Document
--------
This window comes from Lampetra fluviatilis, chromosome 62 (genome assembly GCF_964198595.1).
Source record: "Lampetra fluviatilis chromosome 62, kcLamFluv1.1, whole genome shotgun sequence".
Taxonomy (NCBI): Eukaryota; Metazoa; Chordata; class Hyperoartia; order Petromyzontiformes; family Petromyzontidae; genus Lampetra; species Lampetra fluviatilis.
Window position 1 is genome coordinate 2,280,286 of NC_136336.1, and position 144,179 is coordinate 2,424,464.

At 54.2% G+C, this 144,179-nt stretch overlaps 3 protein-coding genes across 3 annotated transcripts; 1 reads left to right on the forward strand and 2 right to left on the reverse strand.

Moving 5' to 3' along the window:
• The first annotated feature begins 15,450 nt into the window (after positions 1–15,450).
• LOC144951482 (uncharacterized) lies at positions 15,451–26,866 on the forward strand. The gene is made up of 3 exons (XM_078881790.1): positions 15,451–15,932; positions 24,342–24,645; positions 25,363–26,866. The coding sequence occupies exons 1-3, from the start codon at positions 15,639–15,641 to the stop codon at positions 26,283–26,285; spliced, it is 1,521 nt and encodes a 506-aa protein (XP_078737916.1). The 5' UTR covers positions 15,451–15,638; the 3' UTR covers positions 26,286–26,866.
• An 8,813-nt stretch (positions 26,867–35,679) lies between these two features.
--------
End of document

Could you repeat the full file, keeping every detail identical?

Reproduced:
This window comes from Lampetra fluviatilis, chromosome 62 (genome assembly GCF_964198595.1).
Source record: "Lampetra fluviatilis chromosome 62, kcLamFluv1.1, whole genome shotgun sequence".
Taxonomy (NCBI): Eukaryota; Metazoa; Chordata; class Hyperoartia; order Petromyzontiformes; family Petromyzontidae; genus Lampetra; species Lampetra fluviatilis.
Window position 1 is genome coordinate 2,280,286 of NC_136336.1, and position 144,179 is coordinate 2,424,464.

At 54.2% G+C, this 144,179-nt stretch overlaps 3 protein-coding genes across 3 annotated transcripts; 1 reads left to right on the forward strand and 2 right to left on the reverse strand.

Moving 5' to 3' along the window:
• The first annotated feature begins 15,450 nt into the window (after positions 1–15,450).
• LOC144951482 (uncharacterized) lies at positions 15,451–26,866 on the forward strand. The gene is made up of 3 exons (XM_078881790.1): positions 15,451–15,932; positions 24,342–24,645; positions 25,363–26,866. The coding sequence occupies exons 1-3, from the start codon at positions 15,639–15,641 to the stop codon at positions 26,283–26,285; spliced, it is 1,521 nt and encodes a 506-aa protein (XP_078737916.1). The 5' UTR covers positions 15,451–15,638; the 3' UTR covers positions 26,286–26,866.
• An 8,813-nt stretch (positions 26,867–35,679) lies between these two features.